Having a top of the line camera is no guarantee that you will be able to take stunning photographs every time you push the button. There has to be a certain understanding of the techniques involved in photography, but in order to take great pics, you do need to understand the equipment you are using first, What that means is actually taking the time to read the instruction manual of your camera to see what each and every function on there will deliver. Even the most basic of understanding will help you improve, as you will be able to grasp when certain features should be used and when they shouldn’t.
Most modern camera have automatic settings for such things as focus and lighting. It’s best to stick with those until you become proficient enough to understand how changing those settings can affect the overall look of your photographs. The flash is another element that most people don’t properly understand, with many simply flicking the setting off the minute they get outdoors. Using the flash outside can actually go a long way towards improving your pictures, especially if you are in a low light situation. Using the fill-flash setting when the subject is within five feet cam mean a vast improvement of your finished shot.
Instead of just going the point and click route, take some time to “frame” the picture that you are about to take. It’s easy to get focused on the subject of your shot and forget about what is going on in the background. Look at the subject from different angles and pay attention to what else appears in the shot. Something seemingly nondescript in the background may end up adding a whole new dimension to your finished shot. You should also keep in mind that the subject doesn’t always have to be front and center, as placing them on either side of the shot can create a whole different look.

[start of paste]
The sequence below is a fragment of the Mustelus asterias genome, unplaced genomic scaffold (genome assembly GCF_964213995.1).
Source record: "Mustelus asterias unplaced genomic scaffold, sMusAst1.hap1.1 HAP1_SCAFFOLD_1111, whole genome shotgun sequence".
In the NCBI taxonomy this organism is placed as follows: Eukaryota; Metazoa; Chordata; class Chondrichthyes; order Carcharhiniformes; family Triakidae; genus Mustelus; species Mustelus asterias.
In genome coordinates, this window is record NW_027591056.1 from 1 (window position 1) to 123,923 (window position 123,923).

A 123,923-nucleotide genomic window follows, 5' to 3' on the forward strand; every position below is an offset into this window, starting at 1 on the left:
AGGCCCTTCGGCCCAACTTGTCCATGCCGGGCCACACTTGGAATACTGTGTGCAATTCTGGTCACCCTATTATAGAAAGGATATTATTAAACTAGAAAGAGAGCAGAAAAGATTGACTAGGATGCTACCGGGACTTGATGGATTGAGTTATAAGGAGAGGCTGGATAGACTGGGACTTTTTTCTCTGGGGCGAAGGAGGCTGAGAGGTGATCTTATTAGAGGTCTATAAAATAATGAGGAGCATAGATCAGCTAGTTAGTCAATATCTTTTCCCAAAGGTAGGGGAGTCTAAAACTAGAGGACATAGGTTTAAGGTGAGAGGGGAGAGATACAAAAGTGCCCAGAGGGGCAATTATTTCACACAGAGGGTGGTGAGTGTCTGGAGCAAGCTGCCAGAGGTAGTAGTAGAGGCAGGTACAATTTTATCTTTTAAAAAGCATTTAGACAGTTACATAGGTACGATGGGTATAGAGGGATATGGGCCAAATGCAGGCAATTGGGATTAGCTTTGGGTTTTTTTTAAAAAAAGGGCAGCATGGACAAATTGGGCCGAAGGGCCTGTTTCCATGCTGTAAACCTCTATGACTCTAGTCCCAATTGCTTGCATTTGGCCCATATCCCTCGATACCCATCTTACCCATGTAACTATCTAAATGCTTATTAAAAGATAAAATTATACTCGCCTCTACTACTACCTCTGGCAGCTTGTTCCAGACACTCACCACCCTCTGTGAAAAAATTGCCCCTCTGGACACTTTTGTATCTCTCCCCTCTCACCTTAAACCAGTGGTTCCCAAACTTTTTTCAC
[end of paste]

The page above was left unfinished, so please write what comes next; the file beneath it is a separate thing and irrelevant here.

Another thing that you really need to pay attention to is the light. The direction at which sunlight hits your subject can greatly affect how they look in the finished shot. Something that looks great in the middle of the day when the sun is at its highest might not look as great in lower light, and vice versa. A lot of this goes back to taking shots from different angles, as the direction the light hits your subject can completely change the look of the finished shot.
Too many people get stuck on taking horizontal shots over and over again, when a vertical shot would make for a much better photograph. Position the camera both ways when shooting to see which direction gives the better payoff. If your subject is taller, such as a building, holding the camera vertically may give the finished shot a more natural appearance. Those are just a few tips that will help you take better pictures, but nothing helps you improve like a ton of practice, so shoot away as often as you can, and don’t be afraid to experiment.
Debbie Marks is the owner of Heavenly Photography – One of the UK’s leading wedding photography companies.